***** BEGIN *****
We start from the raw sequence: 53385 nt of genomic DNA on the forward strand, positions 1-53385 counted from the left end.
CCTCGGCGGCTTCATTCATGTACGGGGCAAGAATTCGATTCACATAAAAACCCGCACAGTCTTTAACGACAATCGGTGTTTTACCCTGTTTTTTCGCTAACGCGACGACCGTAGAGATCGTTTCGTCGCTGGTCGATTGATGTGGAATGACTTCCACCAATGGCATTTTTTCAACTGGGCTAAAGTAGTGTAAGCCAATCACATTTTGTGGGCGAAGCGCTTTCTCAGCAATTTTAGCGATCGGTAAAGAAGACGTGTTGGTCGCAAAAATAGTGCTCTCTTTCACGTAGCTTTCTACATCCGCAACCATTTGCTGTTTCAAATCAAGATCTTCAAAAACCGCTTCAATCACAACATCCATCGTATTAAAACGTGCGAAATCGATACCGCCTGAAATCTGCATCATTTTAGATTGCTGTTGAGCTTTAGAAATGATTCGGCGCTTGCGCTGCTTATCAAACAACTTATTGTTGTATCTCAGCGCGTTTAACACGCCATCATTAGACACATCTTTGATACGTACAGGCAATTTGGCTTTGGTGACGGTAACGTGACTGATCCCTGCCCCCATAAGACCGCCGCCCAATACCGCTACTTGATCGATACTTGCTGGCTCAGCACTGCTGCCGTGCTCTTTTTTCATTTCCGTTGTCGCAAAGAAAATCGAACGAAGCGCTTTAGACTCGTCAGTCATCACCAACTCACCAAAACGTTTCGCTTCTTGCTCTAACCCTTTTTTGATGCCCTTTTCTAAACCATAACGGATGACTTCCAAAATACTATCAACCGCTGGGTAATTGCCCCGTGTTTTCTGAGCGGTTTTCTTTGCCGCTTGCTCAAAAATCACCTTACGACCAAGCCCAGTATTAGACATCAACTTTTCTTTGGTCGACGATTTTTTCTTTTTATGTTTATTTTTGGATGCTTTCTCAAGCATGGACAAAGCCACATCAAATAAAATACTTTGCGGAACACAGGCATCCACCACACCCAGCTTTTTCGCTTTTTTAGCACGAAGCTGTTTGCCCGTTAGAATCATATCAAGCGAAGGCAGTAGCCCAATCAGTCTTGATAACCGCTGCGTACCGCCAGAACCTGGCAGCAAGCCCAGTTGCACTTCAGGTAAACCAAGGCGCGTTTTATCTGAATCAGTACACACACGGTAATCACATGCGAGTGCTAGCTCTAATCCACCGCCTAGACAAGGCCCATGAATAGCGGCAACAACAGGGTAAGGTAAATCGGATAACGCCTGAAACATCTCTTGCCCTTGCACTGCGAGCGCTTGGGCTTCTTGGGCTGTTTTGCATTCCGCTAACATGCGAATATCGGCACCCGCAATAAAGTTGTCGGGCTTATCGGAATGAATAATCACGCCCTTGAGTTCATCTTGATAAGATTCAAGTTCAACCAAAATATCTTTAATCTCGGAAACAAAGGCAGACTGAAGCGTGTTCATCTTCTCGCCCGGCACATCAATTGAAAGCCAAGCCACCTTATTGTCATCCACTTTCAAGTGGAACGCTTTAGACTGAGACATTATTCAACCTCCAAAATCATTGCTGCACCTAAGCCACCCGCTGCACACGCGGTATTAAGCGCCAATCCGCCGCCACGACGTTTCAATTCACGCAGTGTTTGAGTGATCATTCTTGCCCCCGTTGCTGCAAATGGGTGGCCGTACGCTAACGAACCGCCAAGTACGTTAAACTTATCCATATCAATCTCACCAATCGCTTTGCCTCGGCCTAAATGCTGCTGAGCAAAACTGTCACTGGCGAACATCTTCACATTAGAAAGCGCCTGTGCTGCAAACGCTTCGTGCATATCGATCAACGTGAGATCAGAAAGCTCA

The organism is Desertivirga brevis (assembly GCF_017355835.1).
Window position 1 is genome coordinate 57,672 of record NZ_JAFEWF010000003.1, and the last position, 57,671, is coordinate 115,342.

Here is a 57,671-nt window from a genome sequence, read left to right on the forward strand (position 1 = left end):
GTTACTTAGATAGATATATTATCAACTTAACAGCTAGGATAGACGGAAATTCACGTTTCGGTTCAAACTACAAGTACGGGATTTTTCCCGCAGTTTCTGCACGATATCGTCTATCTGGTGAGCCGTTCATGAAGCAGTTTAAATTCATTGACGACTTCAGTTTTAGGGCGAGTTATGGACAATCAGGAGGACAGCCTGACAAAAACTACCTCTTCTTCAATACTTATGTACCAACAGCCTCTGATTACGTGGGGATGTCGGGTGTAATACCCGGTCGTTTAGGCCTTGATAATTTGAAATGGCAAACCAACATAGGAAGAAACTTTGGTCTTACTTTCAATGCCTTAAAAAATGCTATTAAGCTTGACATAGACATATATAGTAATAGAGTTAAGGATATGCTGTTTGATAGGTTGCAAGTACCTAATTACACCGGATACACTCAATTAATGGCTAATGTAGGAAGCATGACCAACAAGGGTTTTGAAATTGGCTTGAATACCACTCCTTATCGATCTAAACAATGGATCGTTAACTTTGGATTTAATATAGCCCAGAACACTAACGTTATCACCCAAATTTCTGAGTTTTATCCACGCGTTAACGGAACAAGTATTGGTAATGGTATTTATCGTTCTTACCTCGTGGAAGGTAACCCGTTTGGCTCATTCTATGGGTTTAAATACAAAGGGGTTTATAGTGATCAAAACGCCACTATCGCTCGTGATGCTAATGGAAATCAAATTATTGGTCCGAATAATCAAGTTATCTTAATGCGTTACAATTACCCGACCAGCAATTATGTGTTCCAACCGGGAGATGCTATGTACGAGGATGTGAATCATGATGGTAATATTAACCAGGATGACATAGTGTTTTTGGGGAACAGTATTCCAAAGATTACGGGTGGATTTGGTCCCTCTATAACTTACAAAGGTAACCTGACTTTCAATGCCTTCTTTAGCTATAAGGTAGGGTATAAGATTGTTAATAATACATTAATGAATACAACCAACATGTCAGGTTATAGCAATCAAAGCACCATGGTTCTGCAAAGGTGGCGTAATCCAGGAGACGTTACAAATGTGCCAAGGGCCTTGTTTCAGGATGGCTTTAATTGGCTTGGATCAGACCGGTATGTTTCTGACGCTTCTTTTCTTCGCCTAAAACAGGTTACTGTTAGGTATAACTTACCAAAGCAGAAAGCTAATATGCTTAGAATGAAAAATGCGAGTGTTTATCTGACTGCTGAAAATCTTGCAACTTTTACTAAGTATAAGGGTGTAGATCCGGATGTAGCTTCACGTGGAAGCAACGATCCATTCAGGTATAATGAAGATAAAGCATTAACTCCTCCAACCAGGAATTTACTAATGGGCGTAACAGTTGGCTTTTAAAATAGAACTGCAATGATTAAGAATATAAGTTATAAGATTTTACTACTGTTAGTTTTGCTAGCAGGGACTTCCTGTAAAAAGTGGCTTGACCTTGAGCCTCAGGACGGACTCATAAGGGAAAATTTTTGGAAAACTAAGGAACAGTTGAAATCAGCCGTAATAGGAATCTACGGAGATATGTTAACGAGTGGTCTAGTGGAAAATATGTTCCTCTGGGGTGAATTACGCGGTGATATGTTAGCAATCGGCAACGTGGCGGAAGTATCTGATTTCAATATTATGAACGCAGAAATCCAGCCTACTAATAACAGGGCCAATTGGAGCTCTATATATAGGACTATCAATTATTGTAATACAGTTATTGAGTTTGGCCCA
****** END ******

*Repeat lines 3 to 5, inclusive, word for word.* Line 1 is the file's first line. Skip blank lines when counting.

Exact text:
The organism is Desertivirga brevis (assembly GCF_017355835.1).
Window position 1 is genome coordinate 57,672 of record NZ_JAFEWF010000003.1, and the last position, 57,671, is coordinate 115,342.

Here is a 57,671-nt window from a genome sequence, read left to right on the forward strand (position 1 = left end):